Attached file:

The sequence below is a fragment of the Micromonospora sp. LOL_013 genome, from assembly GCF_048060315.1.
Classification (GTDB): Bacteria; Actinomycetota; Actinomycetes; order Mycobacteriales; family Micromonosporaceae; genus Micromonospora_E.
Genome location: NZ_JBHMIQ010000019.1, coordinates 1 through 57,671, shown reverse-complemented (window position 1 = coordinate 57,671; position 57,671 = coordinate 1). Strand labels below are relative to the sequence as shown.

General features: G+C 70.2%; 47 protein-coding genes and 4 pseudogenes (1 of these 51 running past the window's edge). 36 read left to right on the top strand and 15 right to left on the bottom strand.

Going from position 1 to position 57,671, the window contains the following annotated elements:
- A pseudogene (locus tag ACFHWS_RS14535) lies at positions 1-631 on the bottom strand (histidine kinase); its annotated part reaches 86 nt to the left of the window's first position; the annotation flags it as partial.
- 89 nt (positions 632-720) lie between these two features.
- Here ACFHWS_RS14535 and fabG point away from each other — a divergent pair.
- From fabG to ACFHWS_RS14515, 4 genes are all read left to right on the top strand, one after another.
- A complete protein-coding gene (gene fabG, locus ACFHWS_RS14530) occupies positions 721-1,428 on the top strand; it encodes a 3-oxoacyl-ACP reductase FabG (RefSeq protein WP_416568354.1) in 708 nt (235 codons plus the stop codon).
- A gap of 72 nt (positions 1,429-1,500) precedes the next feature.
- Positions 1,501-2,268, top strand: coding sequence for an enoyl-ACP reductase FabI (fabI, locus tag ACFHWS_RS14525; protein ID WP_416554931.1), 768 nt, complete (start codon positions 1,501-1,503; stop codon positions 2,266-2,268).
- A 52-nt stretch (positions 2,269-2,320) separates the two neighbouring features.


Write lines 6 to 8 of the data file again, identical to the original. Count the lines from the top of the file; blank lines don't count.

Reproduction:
- A pseudogene (locus tag ACFHWS_RS14535) lies at positions 1-631 on the bottom strand (histidine kinase); its annotated part reaches 86 nt to the left of the window's first position; the annotation flags it as partial.
- 89 nt (positions 632-720) lie between these two features.
- Here ACFHWS_RS14535 and fabG point away from each other — a divergent pair.